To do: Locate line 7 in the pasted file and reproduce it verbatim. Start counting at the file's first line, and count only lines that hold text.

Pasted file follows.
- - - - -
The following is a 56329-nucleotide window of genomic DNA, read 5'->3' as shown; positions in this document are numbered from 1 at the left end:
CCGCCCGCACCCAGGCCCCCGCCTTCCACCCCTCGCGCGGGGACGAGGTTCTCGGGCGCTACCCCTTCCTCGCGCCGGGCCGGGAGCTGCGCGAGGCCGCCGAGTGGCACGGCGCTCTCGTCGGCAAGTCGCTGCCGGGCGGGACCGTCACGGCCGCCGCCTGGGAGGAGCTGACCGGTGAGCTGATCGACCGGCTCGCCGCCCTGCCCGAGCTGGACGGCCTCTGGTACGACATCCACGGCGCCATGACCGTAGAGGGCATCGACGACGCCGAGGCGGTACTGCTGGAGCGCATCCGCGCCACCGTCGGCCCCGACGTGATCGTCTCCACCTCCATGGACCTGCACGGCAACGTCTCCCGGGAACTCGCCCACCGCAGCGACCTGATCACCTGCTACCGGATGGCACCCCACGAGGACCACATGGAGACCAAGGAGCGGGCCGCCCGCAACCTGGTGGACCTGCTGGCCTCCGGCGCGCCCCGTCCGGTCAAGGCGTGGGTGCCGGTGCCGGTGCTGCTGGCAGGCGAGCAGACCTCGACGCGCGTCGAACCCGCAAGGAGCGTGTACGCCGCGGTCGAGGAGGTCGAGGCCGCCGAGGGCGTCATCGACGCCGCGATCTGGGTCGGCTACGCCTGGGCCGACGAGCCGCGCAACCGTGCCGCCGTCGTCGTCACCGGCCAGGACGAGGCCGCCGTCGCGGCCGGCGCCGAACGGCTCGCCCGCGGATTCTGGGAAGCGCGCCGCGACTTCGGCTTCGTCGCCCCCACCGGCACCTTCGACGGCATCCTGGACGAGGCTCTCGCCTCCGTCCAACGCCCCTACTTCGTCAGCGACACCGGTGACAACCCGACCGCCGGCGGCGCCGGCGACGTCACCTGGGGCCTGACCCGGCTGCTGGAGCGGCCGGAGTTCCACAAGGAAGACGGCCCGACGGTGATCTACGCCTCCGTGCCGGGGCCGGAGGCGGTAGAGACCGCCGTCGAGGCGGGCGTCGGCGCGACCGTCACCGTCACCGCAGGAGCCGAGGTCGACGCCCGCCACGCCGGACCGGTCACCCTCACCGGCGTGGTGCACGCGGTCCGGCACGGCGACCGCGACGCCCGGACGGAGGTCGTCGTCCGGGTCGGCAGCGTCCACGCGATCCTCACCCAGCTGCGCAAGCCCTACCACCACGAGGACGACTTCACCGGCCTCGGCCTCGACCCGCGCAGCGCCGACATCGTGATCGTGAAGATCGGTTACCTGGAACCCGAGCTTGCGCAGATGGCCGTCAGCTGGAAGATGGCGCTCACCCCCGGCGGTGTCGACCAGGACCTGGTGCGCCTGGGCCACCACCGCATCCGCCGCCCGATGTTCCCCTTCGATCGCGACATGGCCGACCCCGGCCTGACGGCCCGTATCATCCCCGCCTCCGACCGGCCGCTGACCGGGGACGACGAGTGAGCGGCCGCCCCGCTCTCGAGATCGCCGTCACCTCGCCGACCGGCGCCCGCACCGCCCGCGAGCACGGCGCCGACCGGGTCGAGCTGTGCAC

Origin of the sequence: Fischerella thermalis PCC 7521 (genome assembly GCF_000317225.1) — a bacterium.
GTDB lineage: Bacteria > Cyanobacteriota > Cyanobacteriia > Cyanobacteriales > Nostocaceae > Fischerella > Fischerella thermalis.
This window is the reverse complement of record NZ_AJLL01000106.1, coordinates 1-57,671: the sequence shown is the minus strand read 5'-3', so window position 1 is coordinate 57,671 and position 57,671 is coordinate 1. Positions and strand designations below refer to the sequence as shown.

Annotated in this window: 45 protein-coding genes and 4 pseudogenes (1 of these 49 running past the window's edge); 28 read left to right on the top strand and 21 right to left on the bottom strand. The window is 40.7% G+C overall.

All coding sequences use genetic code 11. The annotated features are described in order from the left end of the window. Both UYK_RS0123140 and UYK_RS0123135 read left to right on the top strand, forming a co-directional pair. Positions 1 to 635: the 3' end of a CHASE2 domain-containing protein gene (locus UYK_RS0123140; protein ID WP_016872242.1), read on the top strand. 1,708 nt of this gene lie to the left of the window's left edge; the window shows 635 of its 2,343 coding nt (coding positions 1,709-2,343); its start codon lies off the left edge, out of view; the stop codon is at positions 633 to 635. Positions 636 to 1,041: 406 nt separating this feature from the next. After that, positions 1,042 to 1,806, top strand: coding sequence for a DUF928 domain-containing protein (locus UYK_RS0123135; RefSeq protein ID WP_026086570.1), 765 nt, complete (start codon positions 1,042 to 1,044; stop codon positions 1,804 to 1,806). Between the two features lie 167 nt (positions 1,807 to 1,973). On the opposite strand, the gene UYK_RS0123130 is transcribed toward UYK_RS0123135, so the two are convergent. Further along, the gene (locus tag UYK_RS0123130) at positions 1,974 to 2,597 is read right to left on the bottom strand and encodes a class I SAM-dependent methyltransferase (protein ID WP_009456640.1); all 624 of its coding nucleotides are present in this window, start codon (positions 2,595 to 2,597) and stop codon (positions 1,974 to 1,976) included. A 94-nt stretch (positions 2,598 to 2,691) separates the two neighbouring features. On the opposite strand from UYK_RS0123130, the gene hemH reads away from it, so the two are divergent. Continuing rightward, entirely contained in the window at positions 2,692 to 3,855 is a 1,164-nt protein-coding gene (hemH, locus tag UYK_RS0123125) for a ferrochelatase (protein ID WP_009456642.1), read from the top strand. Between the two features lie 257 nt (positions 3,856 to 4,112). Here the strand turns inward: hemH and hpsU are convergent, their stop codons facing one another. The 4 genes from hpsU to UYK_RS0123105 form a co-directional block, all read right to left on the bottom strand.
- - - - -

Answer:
All coding sequences use genetic code 11. The annotated features are described in order from the left end of the window. Both UYK_RS0123140 and UYK_RS0123135 read left to right on the top strand, forming a co-directional pair. Positions 1 to 635: the 3' end of a CHASE2 domain-containing protein gene (locus UYK_RS0123140; protein ID WP_016872242.1), read on the top strand. 1,708 nt of this gene lie to the left of the window's left edge; the window shows 635 of its 2,343 coding nt (coding positions 1,709-2,343); its start codon lies off the left edge, out of view; the stop codon is at positions 633 to 635. Positions 636 to 1,041: 406 nt separating this feature from the next. After that, positions 1,042 to 1,806, top strand: coding sequence for a DUF928 domain-containing protein (locus UYK_RS0123135; RefSeq protein ID WP_026086570.1), 765 nt, complete (start codon positions 1,042 to 1,044; stop codon positions 1,804 to 1,806). Between the two features lie 167 nt (positions 1,807 to 1,973). On the opposite strand, the gene UYK_RS0123130 is transcribed toward UYK_RS0123135, so the two are convergent. Further along, the gene (locus tag UYK_RS0123130) at positions 1,974 to 2,597 is read right to left on the bottom strand and encodes a class I SAM-dependent methyltransferase (protein ID WP_009456640.1); all 624 of its coding nucleotides are present in this window, start codon (positions 2,595 to 2,597) and stop codon (positions 1,974 to 1,976) included. A 94-nt stretch (positions 2,598 to 2,691) separates the two neighbouring features. On the opposite strand from UYK_RS0123130, the gene hemH reads away from it, so the two are divergent. Continuing rightward, entirely contained in the window at positions 2,692 to 3,855 is a 1,164-nt protein-coding gene (hemH, locus tag UYK_RS0123125) for a ferrochelatase (protein ID WP_009456642.1), read from the top strand. Between the two features lie 257 nt (positions 3,856 to 4,112). Here the strand turns inward: hemH and hpsU are convergent, their stop codons facing one another. The 4 genes from hpsU to UYK_RS0123105 form a co-directional block, all read right to left on the bottom strand.